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25 September 2015 - 10 January 2016
National Museum of Scotland, Grand Gallery, Level 1
Children learn about their environment through play and interaction, and toys are one of the major ‘tools’ they use to help them learn.
Developments in science and technology over the last 200 years have dramatically altered the world we live in. Toy manufactures have always been quick to respond to these developments.
New inventions inspire new toys. The advent of the railway in the 19th century led to the creation of simple wooden toy trains. As the railway network grew, the range of toy trains, carriages and track also expanded.
New materials and production methods led to cheaper, safer, hygienic toys. The invention of plastic injection moulding machinery meant good quality toys could be produced quickly and cheaply, with no sharp edges, and easily cleaned.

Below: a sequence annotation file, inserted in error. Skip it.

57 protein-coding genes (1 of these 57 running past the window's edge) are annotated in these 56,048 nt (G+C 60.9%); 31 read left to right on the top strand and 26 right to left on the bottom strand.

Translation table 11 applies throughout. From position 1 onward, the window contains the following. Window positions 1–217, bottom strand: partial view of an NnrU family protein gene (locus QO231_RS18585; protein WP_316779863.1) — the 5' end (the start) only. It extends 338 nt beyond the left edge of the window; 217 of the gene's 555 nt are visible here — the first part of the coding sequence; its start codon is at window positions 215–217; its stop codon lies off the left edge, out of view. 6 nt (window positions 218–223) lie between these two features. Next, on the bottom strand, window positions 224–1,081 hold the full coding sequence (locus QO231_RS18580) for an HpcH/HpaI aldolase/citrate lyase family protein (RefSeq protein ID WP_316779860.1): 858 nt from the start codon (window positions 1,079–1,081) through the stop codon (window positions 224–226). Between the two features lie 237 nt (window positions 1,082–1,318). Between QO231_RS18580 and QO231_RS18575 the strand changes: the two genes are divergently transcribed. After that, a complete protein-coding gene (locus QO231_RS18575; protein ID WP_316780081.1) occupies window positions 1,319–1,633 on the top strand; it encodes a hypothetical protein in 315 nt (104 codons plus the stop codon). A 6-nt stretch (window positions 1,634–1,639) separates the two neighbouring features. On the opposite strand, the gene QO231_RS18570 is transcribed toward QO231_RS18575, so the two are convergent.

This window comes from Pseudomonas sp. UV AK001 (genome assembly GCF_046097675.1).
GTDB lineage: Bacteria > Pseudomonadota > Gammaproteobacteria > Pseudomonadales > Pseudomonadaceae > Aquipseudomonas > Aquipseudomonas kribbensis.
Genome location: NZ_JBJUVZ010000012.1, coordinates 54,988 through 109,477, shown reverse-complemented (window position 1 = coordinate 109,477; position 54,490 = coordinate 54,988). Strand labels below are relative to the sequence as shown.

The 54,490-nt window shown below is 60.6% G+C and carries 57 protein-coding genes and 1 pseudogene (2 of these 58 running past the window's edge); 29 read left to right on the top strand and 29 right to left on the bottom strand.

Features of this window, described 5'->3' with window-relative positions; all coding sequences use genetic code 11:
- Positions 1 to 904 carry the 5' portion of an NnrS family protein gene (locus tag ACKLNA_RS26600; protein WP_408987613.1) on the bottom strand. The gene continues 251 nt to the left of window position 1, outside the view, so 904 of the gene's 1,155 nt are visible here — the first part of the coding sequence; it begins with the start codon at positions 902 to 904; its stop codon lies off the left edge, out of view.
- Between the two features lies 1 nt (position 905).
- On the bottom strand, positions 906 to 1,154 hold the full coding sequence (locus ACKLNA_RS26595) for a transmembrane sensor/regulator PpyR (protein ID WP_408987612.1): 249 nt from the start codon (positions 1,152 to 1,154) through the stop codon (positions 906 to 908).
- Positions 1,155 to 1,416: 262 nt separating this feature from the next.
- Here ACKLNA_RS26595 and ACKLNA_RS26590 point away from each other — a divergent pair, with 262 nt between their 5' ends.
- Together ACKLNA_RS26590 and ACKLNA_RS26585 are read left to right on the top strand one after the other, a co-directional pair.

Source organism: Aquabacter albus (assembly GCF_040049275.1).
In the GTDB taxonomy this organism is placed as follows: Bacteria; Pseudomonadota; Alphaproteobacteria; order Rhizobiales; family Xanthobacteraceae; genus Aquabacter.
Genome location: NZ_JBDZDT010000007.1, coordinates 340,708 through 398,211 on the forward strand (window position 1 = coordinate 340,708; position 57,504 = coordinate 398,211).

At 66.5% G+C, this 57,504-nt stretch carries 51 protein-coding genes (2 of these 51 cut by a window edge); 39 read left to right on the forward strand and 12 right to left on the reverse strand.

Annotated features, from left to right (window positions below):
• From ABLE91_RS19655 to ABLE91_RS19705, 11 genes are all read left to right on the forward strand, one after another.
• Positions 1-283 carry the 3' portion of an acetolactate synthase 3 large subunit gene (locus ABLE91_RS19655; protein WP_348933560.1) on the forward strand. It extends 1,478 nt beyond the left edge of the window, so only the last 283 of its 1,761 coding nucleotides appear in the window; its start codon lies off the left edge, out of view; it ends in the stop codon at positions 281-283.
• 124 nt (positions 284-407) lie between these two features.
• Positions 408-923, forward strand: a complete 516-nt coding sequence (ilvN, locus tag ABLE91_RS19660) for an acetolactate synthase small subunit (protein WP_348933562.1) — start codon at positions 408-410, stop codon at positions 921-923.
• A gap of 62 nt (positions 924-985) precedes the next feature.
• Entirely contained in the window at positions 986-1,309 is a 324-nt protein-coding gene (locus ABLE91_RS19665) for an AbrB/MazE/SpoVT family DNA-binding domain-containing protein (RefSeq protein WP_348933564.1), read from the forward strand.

From much loved playthings to somewhat bizarre educational tools, this display explored how toys have grown in response to the changing world.
Pixie Phone toy gramophone in pear-shaped tinplate case decorated with animal musicians, in maker's carton, by Gama, Germany, 1950.
Toy car by Kingsbury, representing an American streamlined car and based on the Chrysler Airflow of c.1934.
Model of a cantilever crane, made from Meccano, plastic, metal and string by Albert M.J. Hutchings, Dalkeith, 2012.
Original Spirograph in box, complete with instruction booklet, paper pack and example drawings, by Denys Fisher (Spirograph) Ltd, England, 1960s.
Wilesco R200 Automkraftwerk steam powered nuclear power station toy, by Wilhelm Schroder and Co., West Germany, c.1965.